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b: Brown - The rabbit is brown based, meaning base colour is chocolate or lilac.
"C" is next "letter". This "letter" tells rabbit whether or not to have red colouring, as well as how deep and dark base colouring is. The genes are as follows:
C: Full Colour - The red colouration of fur is full expressed, and base colouring is also fully expressed.
c(chd): Chinchilla Dark - All red colouration is removed from coat, but base colouring is still fully expressed.
c(chl): Chinchilla Light - All red colouration is removed from coat, and base colouring is lightened, causing darker shading around head, ears, tail, feet, and legs.
c(h): Californian - All red colouration is removed, and base colouration is restricted to nose, ears, feet, legs, and tail. The eyes are red.
c: Albino - All colour is restricted, leaving a pure white rabbit with red eyes.
Next in genetics alphabet is "D". This "letter" determines how much pigment is in each hair shaft. The less pigment there is, lighter colour is. The genes are as follows:
D: Dense - Full amount of pigment
d: Dilute - The pigment is less, causing colour to look diluted.
The "letter" "E" controls banding, or colour rings (remember in agoutis where you can see rings when you blow into coat?) of a rabbit. The genes are as follows:
E(s): Steel - The undercolour is extended and "takes over" colour, leaving a mostly solid coloured rabbit with some gold or silver tipped hairs.
E: Full-Extension - The rabbit has normal colour, and bands are not disturbed.
e(j): Japanese - This takes bands and actually seperates band colour into different hair shafts. This is how Tricolourr and Harlequin are produced.
e: Non-Extension - There is no colour extension, leaving only what would be intermediate band in a normal coloured rabbit. This is how Oranges, Frosed Pearls, and Tortoises are produced.
The "En" "letter" controls a different type of pattern. The genes are as follows:
En English Spotting - The rabbit is white with coloured spots.
en: Solid - The rabbit has no spots.
"V" is next "letter" in genetic alphabet, and for most breeds, no more of alphabet is needed to know variety. This tells whether or not rabbit is a Blue Eyed White.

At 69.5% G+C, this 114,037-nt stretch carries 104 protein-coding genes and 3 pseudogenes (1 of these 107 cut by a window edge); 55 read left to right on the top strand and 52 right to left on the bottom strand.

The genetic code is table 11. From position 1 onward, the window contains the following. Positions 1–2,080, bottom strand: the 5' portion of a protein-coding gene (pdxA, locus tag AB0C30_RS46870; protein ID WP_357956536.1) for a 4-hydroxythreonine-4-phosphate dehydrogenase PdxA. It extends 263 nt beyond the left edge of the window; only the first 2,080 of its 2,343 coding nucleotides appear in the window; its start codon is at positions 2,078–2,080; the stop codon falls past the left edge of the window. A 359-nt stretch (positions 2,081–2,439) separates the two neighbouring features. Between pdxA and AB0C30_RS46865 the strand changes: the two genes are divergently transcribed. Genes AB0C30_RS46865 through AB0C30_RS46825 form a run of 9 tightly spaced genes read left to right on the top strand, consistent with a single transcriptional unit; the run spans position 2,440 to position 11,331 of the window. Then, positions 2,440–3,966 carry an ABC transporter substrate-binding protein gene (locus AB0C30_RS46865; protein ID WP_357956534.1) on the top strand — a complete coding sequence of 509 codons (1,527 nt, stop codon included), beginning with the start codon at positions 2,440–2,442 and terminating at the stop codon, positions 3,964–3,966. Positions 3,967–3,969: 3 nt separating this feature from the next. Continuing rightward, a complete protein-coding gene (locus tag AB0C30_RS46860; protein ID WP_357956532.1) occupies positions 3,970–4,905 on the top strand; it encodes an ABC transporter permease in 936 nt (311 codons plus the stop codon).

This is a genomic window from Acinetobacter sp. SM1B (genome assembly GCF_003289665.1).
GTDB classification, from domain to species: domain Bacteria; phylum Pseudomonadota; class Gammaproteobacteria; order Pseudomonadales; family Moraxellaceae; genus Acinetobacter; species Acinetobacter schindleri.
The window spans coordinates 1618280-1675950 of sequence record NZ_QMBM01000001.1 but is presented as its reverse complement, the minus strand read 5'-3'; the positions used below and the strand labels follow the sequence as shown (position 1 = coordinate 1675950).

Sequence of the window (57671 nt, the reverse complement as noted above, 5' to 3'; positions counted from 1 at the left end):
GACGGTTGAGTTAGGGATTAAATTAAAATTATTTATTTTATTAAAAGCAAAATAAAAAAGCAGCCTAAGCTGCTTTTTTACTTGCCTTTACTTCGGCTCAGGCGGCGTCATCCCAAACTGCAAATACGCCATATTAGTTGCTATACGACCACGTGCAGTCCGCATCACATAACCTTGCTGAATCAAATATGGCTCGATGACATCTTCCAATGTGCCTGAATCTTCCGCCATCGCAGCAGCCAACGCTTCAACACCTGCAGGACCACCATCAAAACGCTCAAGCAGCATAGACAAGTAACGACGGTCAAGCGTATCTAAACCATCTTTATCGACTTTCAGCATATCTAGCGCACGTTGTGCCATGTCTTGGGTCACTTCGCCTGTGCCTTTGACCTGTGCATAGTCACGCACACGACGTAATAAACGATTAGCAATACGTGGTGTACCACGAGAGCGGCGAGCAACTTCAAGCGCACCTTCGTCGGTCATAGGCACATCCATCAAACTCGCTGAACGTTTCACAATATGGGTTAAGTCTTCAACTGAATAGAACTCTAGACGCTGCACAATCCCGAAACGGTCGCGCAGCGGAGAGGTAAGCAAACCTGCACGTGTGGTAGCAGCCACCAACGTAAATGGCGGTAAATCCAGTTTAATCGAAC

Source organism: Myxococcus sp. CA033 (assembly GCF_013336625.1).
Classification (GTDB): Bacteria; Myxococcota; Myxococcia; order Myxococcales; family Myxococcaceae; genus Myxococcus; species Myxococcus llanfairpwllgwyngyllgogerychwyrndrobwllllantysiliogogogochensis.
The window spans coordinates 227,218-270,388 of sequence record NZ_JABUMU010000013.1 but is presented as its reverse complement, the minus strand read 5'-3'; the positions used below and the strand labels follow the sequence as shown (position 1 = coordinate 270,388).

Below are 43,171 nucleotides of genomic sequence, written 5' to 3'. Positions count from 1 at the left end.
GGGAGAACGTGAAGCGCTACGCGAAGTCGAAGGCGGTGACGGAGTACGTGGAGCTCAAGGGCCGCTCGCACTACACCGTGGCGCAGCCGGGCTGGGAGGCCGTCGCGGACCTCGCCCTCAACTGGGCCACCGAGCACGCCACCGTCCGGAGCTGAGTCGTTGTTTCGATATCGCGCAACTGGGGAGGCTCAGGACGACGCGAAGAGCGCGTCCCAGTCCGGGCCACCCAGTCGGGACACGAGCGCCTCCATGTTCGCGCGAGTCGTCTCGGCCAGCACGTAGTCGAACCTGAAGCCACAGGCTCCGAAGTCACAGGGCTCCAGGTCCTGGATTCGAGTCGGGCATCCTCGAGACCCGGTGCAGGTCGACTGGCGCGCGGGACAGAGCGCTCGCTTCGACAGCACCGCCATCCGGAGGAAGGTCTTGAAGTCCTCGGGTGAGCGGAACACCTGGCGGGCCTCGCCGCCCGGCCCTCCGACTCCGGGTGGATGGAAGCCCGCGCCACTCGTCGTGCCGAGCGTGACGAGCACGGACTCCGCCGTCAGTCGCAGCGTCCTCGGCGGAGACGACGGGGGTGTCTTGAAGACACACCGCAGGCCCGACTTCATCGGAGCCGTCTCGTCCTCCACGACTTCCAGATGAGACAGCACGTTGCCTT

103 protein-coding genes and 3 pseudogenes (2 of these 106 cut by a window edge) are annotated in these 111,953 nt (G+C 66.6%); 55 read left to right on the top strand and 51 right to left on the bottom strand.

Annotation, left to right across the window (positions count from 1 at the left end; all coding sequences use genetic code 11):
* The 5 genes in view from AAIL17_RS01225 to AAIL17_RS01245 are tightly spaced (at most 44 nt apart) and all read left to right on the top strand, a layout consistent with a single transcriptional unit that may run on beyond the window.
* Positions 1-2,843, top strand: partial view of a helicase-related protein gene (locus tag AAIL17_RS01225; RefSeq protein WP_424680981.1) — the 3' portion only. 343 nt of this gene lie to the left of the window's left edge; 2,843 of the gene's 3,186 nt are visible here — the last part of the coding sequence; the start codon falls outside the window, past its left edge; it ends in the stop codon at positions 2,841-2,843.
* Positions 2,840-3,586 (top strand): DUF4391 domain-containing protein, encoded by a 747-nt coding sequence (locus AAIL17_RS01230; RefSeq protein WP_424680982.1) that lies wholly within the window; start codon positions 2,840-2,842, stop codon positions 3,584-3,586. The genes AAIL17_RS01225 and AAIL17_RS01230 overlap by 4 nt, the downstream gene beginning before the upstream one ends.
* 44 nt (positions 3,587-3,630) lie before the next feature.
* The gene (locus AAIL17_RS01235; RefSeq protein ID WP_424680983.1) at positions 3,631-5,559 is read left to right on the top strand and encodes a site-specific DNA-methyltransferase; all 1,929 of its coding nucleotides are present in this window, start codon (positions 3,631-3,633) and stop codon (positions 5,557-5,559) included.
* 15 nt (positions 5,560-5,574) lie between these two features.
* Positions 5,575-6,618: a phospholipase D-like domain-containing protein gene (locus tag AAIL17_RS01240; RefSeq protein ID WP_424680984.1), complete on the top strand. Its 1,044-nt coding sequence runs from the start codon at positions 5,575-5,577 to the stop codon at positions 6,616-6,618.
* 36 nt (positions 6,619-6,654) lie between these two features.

V: Non-Vienna - Normal coloured rabbit.
v: Vienna - Blue Eyed White.
This "letter" is rarely included in genotype because it is not very important in most varieties, though all varieties DO use it.
W: Non-Wideband - Normal colouring.
w: Wideband - The red colour becomes very intense, intermediate band widens, and red colour "takes over" all tan pattern and agouti markings so that instead of being cream or white, they are red.
This "letter" is another that is rarely included in genotype. All non-silver rabbits do not need this included in their genotype in order to let viewer know that rabbit is not silver.
Si: No-Silver - Normal colouring.
si: Silver - Silver-white hairs are scattered throughout normal colouring.
This "letter" is usually only used when refering to breeds Dutch, Dwarf Hotot, and Hotot.
Du: Non-Dutch - Normal colouring.
du(d): Dutch Dark - Dutch markings, mostly coloured rather than white.
du(w): Dutch White - Dutch markings, mostly white rather than coloured.
In order to have a full knowledge of variety of a rabbit, just by looking at genotype, a full genotype, using all of these loci. For example, a Chestnut Agouti would be denoted as A_ B_ C_ D_ E_ enen V_ W_ Si_ Du_. The spaces just mean that a recessive gene could be there, hidden by dominant gene. However, most people know that shortened form of genotype, A_ B_ C_ D_ E_ enen, also means Chesntut Agouti.
Breeder and exhibitor of show rabbits for 11 years, member of the American Rabbit Breeders Association, and fan of all animals.